There’s very little in life that is truly certain. And many things we deem as certain, such as our career or direction in life, are only certain at a surface level. I’m not trying to be pessimistic. Once you realize that the unexpected is normal, then you have room to embrace all aspects of life and let go of the outcomes.

There’s a difference between external and internal certainty. Just because the world is shaky doesn’t mean we have to be.

Are we focused on our personal essentials? Eating clean. Moving and exercising. Surrounding ourselves with good books and good friends. Meditating. Sleeping well.

Are we making intentional decisions? Choosing work because we want to be, not because the money is good. Hanging out with friends that lift us up instead of tearing us down. Standing for our values.

Are we prioritizing what matters to us?

Part of being a creative person is turning uncertainty into something new and different.

Original ideas are built from uncertain outcomes. We can stack the decks in our favor, but it still takes a leap of boldness to pursue a dream.

Ironically embracing uncertainty makes everything certain.

STAY BOLD, Keep Pursuing,
— Josh Waggoner | Daily Blog #1061

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Get to the Heart of It

I’ve been dealing with sleep issues for the last couple of years. I can fall asleep like the best ‘em them. But my quality of sleep hasn’t been great. Honestly, I’m still trying to figure it out. My best guess is allergies, not breathing well at night.

The reason I’m telling you this is I made a mistake. A simple mistake, but one easily made. Instead of focusing on the main issue—my quality of sleep— I tried to optimize everything else around it.

My sleep hygiene is on point. Cold room temperature, bed, blackout shades, Magnesium citrate, air filter—the works. But as nice and beneficial as those are, it doesn’t address the underlying problem. Instead of optimizing everything to death first, I should get an at-home sleep study and figure out what the real issue is so I can focus on solving it.

When you’re dealing with a problem—be it health, work, relationships— take a moment to think of the underlying issues that are bothering you.

Optimizations all the minute details won’t necessarily move the needle.

Save yourself some time and get to the heart of things, instead of tiptoeing around it.

STAY BOLD, Keep Pursuing,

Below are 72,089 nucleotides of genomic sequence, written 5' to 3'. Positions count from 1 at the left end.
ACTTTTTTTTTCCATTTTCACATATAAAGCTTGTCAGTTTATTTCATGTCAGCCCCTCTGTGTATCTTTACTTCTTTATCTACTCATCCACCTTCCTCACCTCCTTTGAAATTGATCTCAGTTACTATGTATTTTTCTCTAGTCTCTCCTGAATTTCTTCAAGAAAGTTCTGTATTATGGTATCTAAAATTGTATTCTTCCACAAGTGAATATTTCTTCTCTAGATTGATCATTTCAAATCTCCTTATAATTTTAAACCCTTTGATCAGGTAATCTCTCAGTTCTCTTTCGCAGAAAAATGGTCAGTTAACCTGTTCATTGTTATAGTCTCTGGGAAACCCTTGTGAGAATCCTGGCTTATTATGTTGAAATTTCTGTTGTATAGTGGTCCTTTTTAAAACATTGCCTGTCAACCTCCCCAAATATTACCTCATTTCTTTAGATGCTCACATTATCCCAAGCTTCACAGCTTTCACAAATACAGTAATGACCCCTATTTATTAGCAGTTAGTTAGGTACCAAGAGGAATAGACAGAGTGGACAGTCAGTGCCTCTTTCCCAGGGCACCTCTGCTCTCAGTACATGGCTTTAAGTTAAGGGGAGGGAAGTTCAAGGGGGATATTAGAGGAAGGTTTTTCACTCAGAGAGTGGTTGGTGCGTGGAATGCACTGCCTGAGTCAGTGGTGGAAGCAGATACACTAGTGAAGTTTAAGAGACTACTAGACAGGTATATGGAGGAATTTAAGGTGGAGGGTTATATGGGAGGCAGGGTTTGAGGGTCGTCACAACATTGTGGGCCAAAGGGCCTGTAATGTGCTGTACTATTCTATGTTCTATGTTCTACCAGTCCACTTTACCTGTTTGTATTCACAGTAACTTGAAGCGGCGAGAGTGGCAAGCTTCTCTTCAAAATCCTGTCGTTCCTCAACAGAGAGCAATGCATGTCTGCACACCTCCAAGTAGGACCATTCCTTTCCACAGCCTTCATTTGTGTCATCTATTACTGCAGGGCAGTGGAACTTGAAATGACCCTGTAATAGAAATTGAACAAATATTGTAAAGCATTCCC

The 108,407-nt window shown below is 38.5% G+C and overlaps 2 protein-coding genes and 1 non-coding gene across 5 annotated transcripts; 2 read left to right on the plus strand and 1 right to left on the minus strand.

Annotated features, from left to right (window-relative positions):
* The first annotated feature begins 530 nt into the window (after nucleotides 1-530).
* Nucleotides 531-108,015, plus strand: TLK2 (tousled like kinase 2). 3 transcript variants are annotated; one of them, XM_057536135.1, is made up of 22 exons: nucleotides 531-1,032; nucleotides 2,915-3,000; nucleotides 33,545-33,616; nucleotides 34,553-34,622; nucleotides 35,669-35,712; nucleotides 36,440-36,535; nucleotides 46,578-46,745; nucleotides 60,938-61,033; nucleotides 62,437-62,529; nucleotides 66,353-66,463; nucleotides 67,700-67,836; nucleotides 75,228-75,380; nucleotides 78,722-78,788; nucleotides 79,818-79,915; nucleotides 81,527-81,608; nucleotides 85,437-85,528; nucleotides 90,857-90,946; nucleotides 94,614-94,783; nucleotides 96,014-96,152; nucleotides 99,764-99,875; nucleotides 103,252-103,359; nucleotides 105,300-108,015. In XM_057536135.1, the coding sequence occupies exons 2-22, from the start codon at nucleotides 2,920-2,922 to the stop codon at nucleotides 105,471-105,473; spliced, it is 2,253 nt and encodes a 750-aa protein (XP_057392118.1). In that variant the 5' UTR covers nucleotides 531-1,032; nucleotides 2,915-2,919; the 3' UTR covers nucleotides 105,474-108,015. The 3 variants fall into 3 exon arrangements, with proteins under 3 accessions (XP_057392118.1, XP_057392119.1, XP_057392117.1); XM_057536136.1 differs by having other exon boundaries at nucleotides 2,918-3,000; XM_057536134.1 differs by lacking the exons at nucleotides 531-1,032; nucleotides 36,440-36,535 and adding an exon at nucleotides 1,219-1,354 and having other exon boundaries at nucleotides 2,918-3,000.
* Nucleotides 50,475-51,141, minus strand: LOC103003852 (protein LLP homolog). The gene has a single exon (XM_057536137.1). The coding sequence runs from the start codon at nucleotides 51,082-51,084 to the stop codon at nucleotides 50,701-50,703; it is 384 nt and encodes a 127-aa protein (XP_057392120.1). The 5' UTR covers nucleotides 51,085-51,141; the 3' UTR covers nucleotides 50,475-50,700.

— Josh Waggoner | Daily Blog #1043

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Doing What’s Necessary

“Take things as they are. Punch when you have to punch. Kick when you have to kick.”

Bruce Lee

Like many of us today, I’ve been having to make a lot of decisions out of necessity. Health, work, community, institutions, goals… everything is changing quickly.

In some ways, this can make you feel small like you’re compromising and giving up a little of who you are because of the realities you face. No, that isn’t precisely true. When we make decisions out of necessity, we aren’t giving ourselves away, we are holding on tightly to expectations and wants. Our expectations take hold of the reins and say “why me?”

We feel compromised because we refuse to give up our expectations of how our lives should look.

But when we let all of that go, we free ourselves up to move forward.

We aren’t suffering, we’re doing what’s necessary. We may not like it, but at least we are making moves that can lead us to better decisions.

There are three main types of decisions available to us. We can make decisions out of

  • Joy
  • Necessity
  • Or Pain

Joyful decisions are always the happiest because we’re doing them because we want to and we find them fulfilling. Accepting our dream college or dream job. Finding your partner. Building a successful business. Working on your health. Spending your money wisely. Anything that brings Joy into the world.

Necessary Decisions can be tough, but they are usually the most rewarding. This is where we take punches but get grow from the experience. They are sometimes even more rewarding that Joyful decisions because they can make us strong and capable when we lean into them and learn to be uncomfortable. Doing what’s necessary feels like a hard day’s work that fun enough feels good and gives you quality nights of sleep. Whereas Joyful decisions are not always appreciated until much later and can be easily taken for granted if we are paying close enough.

Painful decisions are the worst and should be avoided when possible. This is where hard and painful lessons live. This is where we are so stressed we aren’t pausing to think things through. So we end up making a bad decision or a decision that doesn’t align with us. It’s when we are given the choice between A and B, and forget that we don’t have to choose either because we can do C instead. Or D.

The best thing to do about a painful decision is to step away from the immediacy and intensity and find a calm(er) place to figure out how to rework the problem until it becomes a necessary decision instead.

When left with two bad decisions, come up with a better option. And if that doesn’t work choose neither. Especially if both options are trying to coerce you into something you aren’t. And if nothing works then do what’s necessary and keep an eye out for a better opportunity comes along.

STAY BOLD, Keep Pursuing,
— Josh Waggoner | Daily Blog #1039